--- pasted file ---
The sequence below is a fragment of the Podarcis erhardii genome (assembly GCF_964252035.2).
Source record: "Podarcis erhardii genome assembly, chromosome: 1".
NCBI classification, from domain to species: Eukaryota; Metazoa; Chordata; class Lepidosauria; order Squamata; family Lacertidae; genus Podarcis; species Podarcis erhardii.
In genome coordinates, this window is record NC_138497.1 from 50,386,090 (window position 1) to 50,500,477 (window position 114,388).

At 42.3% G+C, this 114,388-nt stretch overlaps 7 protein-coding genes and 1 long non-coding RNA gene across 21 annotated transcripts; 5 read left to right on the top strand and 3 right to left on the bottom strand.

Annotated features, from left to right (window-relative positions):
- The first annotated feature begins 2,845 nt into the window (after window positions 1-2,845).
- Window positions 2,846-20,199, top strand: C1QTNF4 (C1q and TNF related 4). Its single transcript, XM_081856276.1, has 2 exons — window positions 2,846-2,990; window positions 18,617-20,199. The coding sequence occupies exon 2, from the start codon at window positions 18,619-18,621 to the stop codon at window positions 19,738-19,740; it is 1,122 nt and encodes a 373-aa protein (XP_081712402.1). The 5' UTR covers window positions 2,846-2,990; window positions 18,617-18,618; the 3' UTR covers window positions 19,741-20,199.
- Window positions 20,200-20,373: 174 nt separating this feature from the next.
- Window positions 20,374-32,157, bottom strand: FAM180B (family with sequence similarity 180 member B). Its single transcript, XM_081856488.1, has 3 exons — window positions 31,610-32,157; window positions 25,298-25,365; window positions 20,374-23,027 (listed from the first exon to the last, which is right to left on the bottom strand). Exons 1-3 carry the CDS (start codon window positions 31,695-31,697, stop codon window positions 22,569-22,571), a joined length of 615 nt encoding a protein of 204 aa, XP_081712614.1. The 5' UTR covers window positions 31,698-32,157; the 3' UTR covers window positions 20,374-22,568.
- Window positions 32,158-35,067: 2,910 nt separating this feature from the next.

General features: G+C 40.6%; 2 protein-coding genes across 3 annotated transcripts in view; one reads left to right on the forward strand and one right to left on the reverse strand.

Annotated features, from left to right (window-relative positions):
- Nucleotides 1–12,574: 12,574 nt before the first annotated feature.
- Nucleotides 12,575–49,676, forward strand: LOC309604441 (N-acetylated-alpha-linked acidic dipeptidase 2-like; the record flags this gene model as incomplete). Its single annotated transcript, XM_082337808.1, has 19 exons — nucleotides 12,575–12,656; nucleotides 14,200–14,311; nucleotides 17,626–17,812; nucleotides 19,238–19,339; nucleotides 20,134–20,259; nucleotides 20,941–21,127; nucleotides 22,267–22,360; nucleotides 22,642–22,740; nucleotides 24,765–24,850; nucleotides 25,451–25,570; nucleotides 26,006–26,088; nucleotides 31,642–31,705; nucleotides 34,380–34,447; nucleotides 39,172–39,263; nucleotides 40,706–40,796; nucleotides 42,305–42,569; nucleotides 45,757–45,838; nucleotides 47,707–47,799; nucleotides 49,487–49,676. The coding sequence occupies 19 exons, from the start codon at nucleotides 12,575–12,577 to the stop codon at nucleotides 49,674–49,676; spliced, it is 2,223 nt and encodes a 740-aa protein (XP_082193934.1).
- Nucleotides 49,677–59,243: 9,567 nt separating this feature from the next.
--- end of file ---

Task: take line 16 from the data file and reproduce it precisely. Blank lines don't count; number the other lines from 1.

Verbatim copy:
- Nucleotides 49,677–59,243: 9,567 nt separating this feature from the next.